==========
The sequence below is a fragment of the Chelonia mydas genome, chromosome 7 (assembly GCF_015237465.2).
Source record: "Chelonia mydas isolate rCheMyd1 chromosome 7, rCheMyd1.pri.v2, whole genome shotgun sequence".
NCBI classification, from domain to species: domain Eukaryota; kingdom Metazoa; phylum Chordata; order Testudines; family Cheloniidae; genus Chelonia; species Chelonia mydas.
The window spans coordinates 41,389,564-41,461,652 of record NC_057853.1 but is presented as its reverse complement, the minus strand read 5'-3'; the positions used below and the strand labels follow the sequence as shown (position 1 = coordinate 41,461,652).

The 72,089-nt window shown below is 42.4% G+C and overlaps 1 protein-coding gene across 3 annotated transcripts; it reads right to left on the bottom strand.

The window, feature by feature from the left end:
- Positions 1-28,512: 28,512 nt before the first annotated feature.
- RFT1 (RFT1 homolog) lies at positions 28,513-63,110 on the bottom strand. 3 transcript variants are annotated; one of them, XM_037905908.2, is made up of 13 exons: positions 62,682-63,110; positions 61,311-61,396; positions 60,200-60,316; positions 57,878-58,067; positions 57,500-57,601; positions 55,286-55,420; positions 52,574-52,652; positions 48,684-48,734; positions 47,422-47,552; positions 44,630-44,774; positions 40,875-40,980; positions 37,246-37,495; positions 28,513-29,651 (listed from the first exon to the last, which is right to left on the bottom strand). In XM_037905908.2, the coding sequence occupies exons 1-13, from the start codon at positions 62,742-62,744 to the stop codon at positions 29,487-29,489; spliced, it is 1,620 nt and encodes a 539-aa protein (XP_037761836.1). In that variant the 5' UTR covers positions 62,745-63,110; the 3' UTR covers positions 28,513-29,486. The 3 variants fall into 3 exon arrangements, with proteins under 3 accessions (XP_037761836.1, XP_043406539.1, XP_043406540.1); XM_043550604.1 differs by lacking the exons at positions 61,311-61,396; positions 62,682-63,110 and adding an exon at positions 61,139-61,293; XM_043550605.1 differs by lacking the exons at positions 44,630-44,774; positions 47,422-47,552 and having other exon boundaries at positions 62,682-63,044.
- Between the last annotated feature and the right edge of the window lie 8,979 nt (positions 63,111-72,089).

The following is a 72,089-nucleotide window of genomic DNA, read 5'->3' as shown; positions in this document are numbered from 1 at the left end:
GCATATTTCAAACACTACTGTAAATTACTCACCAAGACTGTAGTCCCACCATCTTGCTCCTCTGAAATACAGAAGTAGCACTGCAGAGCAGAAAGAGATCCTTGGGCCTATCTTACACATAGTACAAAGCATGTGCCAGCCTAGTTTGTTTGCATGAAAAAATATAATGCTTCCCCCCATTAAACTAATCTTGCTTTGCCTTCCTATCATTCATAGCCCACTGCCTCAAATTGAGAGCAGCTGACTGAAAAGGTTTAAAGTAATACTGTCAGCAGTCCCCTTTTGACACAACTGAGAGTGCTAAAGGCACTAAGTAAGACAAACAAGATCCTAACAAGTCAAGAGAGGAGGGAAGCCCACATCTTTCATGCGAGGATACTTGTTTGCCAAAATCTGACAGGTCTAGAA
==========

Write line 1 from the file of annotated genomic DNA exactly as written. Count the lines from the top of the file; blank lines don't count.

The sequence below is a fragment of the Chelonia mydas genome, chromosome 7 (assembly GCF_015237465.2).